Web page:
Laboratory testing of the behavior of microplastics in lake systems

, Elagami Hassan.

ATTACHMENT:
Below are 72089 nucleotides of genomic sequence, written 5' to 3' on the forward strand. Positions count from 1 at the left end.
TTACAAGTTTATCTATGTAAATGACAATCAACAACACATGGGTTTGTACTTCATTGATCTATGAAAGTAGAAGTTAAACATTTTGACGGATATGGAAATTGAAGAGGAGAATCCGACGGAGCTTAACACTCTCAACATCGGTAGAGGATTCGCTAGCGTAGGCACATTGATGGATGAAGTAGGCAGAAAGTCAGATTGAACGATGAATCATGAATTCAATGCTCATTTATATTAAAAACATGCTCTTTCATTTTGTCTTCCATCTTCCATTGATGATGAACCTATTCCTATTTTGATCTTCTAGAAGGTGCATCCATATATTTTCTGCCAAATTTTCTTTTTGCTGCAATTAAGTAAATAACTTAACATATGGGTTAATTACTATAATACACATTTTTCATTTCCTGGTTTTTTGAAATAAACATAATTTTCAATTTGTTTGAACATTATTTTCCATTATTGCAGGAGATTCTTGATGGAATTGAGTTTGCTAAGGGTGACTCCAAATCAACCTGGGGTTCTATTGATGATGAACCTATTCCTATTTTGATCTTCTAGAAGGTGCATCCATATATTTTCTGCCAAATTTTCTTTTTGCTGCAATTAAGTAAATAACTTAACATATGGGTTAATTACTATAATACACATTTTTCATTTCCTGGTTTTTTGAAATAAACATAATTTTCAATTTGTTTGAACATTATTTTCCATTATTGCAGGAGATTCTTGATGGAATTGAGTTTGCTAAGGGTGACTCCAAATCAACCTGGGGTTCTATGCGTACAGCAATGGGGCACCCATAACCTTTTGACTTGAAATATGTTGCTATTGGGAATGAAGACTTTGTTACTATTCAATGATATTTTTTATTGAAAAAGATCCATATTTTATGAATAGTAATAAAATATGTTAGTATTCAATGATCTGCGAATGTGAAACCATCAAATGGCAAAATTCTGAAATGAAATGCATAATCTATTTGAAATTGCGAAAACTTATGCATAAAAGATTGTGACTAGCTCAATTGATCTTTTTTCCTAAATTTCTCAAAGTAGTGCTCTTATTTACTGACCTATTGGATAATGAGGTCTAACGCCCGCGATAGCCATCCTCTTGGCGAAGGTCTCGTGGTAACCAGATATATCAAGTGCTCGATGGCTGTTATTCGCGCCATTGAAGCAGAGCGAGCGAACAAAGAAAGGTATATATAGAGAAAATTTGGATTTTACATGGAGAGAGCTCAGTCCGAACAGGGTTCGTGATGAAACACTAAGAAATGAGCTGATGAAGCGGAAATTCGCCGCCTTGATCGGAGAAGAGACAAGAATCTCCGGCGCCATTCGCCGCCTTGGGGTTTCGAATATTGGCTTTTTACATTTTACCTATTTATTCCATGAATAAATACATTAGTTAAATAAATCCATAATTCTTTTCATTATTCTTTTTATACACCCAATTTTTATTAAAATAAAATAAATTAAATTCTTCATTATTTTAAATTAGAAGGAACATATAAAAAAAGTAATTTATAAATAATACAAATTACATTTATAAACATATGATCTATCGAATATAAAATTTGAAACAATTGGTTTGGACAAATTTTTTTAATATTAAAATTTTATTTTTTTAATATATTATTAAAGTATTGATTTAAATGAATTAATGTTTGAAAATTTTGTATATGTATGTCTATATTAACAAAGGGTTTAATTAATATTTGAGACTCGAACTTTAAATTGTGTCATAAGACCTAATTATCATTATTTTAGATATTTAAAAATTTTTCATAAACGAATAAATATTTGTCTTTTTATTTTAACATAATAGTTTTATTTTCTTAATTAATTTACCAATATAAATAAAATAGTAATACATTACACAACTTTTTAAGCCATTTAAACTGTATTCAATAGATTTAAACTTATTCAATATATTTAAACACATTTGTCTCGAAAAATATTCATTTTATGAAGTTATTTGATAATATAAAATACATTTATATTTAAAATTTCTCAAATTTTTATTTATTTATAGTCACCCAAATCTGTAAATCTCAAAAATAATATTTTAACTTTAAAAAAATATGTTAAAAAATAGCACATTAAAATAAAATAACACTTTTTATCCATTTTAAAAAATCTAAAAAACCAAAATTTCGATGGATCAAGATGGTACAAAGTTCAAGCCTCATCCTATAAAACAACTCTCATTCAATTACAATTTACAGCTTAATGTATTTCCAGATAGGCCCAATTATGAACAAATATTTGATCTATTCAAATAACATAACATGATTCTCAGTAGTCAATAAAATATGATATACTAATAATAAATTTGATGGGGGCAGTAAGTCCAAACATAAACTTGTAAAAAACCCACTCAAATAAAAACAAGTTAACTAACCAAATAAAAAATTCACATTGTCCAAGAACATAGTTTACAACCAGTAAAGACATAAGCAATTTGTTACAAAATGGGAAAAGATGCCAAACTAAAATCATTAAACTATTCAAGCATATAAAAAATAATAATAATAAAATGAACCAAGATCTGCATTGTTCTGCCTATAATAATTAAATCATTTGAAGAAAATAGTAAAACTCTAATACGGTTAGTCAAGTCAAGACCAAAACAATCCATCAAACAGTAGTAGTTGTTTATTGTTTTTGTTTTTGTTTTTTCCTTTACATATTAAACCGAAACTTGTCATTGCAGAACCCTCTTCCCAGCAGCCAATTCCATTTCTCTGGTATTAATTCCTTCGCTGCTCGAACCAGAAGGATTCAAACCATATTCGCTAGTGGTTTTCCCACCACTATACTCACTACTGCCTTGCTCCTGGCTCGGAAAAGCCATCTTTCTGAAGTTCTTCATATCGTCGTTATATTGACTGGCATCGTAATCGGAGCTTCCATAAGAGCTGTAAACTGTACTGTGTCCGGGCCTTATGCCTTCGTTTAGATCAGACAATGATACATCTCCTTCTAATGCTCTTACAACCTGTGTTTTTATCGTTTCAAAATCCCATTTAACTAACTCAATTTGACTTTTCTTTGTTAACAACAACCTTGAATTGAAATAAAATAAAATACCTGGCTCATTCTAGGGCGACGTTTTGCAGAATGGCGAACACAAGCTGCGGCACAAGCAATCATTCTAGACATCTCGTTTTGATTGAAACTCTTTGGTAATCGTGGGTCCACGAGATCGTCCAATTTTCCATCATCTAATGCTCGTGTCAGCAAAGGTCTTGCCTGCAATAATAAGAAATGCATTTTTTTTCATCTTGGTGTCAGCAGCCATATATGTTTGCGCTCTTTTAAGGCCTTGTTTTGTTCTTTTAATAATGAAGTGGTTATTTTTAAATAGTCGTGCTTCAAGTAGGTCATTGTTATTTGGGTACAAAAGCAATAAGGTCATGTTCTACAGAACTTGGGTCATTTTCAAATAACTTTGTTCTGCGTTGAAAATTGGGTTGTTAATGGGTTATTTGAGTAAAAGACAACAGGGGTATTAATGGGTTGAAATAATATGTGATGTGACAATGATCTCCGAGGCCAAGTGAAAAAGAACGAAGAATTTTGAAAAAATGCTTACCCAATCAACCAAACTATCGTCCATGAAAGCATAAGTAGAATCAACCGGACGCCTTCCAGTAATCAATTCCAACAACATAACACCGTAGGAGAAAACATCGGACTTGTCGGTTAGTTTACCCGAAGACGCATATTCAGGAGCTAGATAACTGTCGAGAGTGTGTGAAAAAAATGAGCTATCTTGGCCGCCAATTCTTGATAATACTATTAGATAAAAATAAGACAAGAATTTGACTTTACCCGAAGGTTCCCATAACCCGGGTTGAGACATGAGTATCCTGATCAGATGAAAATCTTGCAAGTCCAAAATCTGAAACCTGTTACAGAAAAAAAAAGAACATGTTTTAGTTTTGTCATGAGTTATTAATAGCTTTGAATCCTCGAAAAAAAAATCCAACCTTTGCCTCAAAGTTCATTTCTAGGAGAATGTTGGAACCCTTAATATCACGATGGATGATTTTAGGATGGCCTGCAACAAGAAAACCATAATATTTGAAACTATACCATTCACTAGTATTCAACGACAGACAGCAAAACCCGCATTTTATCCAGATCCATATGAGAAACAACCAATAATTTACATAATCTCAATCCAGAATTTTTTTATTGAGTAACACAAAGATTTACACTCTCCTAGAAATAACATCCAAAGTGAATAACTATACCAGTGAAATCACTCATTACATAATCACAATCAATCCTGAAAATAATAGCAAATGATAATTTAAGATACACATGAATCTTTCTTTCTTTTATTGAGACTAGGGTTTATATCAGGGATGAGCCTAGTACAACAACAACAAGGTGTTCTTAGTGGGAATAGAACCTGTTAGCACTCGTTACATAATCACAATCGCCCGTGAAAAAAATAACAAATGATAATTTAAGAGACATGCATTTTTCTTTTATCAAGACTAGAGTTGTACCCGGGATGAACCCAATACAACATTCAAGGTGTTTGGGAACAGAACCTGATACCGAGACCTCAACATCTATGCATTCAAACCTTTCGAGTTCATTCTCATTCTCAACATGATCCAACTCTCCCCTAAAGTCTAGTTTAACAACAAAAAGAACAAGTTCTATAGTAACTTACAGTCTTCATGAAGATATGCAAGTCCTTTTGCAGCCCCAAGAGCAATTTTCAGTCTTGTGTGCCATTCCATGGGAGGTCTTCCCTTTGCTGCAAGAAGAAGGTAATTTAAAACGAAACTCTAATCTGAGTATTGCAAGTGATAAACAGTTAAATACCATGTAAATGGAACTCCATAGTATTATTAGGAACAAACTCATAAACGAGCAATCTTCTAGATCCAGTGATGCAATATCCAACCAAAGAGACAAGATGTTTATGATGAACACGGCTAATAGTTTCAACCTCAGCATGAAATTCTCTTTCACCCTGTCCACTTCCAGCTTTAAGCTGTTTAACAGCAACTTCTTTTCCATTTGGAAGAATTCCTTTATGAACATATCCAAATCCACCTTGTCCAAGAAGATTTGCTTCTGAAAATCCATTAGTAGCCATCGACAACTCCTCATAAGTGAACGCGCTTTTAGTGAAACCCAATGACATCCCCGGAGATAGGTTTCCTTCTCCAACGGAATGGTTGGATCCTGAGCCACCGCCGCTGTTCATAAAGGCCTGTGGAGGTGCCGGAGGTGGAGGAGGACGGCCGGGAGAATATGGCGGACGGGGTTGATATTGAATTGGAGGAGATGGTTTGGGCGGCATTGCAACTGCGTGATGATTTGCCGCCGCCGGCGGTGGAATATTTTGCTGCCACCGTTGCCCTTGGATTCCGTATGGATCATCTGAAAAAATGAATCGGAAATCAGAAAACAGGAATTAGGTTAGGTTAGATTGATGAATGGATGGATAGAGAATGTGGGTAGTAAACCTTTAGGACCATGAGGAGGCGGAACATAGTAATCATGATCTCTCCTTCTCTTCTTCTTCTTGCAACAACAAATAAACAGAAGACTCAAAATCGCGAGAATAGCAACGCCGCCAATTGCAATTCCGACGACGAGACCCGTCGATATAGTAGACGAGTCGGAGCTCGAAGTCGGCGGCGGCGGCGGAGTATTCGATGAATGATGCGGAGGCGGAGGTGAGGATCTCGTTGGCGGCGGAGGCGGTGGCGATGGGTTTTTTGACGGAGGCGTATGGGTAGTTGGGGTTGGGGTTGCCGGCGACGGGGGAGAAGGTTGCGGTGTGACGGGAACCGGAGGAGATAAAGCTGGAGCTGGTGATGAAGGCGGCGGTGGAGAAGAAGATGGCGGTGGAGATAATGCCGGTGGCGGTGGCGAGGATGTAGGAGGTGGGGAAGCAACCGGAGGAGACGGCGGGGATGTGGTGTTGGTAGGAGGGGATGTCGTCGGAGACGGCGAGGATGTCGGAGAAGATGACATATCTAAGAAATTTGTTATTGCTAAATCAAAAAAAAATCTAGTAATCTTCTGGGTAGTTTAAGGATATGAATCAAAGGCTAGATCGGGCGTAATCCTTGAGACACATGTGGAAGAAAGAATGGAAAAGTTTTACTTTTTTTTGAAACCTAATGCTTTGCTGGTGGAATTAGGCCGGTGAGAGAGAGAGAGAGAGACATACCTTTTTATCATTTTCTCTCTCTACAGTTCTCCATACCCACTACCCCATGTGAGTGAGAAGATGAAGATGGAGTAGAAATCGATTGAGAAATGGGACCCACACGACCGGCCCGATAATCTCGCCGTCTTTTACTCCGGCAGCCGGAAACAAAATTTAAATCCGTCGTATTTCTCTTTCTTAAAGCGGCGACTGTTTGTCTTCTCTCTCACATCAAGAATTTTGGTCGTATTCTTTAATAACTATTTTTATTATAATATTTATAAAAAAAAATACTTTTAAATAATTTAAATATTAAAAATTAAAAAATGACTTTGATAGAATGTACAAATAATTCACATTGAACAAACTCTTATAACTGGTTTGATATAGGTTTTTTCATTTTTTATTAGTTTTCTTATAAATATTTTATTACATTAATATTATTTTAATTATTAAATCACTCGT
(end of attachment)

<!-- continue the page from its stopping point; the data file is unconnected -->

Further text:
Plastics are among the most widespread contaminants on Earth. They build up with high concentrations in the different environmental compartments before reaching fresh water bodies. In thermally stratified lakes, microplastics can migrate between epilimnion, metalimnion and hypolimnion. This increases the probability of that microplastic can be ingested by filter feeders allowing microplastics to migrate through different trophic levels. In this study, the transport of microplastics in lakes is presented through systematic laboratory experiments. The settling velocities of various biodegradable and non-biodegradable particles with various shapes and sizes were measured in the settling column under laminar conditions using particle image velocimetry. The particles sizes ranged between 150 to 2400 µm. The experimental results presented that shape, size and density of the particle are the key parameters controlling the sedimentation behavior of the particles. The measured settling velocities ranged between 0.4 to 50 mm/s. Subsequently, the same particles used in the first lab experiments were incubated in a pond at the University of Bayreuth for 6, 8 and 10 weeks. The biofilm formation on the incubated particles was investigated using confocal laser scanning microscopy. Also, the effect of biofouling of microplastics on the physical properties and on the settling velocity of the particles was investigated experimentally. It was observed that biofilm-building organisms has only colonized few spots on the surface of MPs. The changes in shape, size and density of the incubated were negligible. Also, after 6, 8 and 10 weeks of incubation, no significant change in the settling velocity of the incubated particles was observed. The decrease in the settling velocity varied between 3 to 7 %.

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